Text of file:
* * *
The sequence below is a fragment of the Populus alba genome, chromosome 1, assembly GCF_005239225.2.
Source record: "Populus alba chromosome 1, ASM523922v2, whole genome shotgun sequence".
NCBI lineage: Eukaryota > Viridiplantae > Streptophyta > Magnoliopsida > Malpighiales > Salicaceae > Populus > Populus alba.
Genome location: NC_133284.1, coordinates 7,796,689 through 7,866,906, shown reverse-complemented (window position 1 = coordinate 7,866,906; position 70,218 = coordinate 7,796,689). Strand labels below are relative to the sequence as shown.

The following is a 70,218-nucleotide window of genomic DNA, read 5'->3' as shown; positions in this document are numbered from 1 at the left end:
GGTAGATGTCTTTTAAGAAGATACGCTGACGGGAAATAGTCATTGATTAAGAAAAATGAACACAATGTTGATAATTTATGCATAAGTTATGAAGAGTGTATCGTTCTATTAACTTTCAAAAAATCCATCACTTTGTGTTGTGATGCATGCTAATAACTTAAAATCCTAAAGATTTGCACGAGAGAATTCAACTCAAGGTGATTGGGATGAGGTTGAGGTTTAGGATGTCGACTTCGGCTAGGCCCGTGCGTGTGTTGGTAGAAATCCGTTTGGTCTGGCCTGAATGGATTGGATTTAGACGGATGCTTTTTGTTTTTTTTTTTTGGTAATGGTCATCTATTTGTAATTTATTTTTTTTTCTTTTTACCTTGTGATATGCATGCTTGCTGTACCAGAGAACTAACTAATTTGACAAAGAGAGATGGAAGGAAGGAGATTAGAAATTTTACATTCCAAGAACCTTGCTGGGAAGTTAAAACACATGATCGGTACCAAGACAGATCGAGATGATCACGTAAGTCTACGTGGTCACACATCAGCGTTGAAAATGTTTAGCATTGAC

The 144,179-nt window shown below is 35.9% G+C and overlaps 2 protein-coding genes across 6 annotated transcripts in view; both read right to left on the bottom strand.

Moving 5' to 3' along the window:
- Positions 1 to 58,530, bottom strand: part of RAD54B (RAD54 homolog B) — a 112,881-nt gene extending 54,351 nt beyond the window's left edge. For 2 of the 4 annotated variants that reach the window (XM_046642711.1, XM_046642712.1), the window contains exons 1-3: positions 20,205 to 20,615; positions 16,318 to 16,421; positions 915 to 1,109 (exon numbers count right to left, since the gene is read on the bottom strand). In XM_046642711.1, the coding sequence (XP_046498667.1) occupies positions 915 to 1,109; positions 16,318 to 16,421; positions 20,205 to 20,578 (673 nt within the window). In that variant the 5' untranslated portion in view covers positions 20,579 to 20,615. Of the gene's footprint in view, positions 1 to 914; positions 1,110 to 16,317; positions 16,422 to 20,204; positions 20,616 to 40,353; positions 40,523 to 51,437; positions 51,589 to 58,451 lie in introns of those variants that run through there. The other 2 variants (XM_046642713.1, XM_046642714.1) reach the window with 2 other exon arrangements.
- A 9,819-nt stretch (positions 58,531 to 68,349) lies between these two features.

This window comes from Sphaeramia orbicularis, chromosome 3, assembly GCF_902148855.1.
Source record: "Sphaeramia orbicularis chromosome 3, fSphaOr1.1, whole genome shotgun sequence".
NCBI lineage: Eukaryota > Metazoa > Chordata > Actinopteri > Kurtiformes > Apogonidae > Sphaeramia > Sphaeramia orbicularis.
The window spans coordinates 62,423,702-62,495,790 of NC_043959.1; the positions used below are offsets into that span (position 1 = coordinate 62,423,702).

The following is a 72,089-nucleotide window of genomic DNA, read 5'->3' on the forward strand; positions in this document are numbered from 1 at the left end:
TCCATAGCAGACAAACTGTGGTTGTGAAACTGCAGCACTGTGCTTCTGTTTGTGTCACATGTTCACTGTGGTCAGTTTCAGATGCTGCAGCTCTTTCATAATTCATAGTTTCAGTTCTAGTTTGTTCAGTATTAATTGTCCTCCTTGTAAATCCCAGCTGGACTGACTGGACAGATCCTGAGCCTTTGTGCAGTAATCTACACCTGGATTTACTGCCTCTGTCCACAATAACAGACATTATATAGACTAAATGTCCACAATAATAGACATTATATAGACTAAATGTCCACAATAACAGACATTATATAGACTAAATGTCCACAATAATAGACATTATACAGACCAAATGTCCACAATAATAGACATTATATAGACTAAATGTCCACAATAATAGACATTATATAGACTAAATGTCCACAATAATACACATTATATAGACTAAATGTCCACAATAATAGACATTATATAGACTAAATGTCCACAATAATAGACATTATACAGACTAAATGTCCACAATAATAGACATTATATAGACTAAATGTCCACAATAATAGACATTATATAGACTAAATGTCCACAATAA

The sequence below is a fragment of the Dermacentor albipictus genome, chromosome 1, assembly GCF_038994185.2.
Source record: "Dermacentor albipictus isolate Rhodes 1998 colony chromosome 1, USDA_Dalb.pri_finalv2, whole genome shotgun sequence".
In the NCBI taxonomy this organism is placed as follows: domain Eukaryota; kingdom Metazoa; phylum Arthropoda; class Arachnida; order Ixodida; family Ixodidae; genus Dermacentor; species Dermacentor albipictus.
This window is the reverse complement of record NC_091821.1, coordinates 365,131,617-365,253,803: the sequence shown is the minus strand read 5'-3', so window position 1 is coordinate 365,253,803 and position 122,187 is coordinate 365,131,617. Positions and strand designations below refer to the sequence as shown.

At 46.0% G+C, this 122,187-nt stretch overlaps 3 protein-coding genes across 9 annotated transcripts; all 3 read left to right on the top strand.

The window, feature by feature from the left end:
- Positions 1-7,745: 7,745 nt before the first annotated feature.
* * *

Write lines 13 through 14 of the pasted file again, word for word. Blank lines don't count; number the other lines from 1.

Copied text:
NCBI lineage: Eukaryota > Metazoa > Chordata > Actinopteri > Kurtiformes > Apogonidae > Sphaeramia > Sphaeramia orbicularis.
The window spans coordinates 62,423,702-62,495,790 of NC_043959.1; the positions used below are offsets into that span (position 1 = coordinate 62,423,702).